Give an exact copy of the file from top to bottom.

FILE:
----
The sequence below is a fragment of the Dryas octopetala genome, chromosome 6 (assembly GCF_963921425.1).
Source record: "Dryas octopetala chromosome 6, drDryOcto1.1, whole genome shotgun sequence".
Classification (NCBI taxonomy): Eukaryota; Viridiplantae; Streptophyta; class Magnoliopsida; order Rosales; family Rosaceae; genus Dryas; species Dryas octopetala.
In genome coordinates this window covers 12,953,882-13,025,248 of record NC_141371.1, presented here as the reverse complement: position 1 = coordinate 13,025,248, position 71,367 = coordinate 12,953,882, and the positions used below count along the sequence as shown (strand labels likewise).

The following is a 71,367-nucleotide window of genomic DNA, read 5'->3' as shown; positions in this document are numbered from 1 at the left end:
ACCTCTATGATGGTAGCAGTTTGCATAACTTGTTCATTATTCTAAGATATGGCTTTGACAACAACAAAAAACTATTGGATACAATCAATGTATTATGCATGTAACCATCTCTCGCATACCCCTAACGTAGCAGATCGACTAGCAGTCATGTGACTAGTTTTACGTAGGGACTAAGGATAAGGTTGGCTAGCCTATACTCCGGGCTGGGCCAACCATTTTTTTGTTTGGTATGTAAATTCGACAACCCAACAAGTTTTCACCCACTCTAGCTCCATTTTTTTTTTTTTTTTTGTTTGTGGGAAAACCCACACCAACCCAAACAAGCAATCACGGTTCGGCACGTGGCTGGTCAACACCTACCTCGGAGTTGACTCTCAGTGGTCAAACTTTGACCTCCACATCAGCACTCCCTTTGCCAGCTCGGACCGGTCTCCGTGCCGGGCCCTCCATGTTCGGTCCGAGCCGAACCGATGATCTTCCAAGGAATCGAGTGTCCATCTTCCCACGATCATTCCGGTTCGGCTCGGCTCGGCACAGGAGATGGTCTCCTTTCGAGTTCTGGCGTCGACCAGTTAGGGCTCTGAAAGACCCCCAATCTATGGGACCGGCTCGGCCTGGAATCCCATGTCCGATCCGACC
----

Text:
The sequence below is a fragment of the Dryas octopetala genome, chromosome 6 (assembly GCF_963921425.1).
Source record: "Dryas octopetala chromosome 6, drDryOcto1.1, whole genome shotgun sequence".
Classification (NCBI taxonomy): Eukaryota; Viridiplantae; Streptophyta; class Magnoliopsida; order Rosales; family Rosaceae; genus Dryas; species Dryas octopetala.
In genome coordinates this window covers 12,953,882-13,025,248 of record NC_141371.1, presented here as the reverse complement: position 1 = coordinate 13,025,248, position 71,367 = coordinate 12,953,882, and the positions used below count along the sequence as shown (strand labels likewise).

The following is a 71,367-nucleotide window of genomic DNA, read 5'->3' as shown; positions in this document are numbered from 1 at the left end:
ACCTCTATGATGGTAGCAGTTTGCATAACTTGTTCATTATTCTAAGATATGGCTTTGACAACAACAAAAAACTATTGGATACAATCAATGTATTATGCATGTAACCATCTCTCGCATACCCCTAACGTAGCAGATCGACTAGCAGTCATGTGACTAGTTTTACGTAGGGACTAAGGATAAGGTTGGCTAGCCTATACTCCGGGCTGGGCCAACCATTTTTTTGTTTGGTATGTAAATTCGACAACCCAACAAGTTTTCACCCACTCTAGCTCCATTTTTTTTTTTTTTTTTGTTTGTGGGAAAACCCACACCAACCCAAACAAGCAATCACGGTTCGGCACGTGGCTGGTCAACACCTACCTCGGAGTTGACTCTCAGTGGTCAAACTTTGACCTCCACATCAGCACTCCCTTTGCCAGCTCGGACCGGTCTCCGTGCCGGGCCCTCCATGTTCGGTCCGAGCCGAACCGATGATCTTCCAAGGAATCGAGTGTCCATCTTCCCACGATCATTCCGGTTCGGCTCGGCTCGGCACAGGAGATGGTCTCCTTTCGAGTTCTGGCGTCGACCAGTTAGGGCTCTGAAAGACCCCCAATCTATGGGACCGGCTCGGCCTGGAATCCCATGTCCGATCCGACC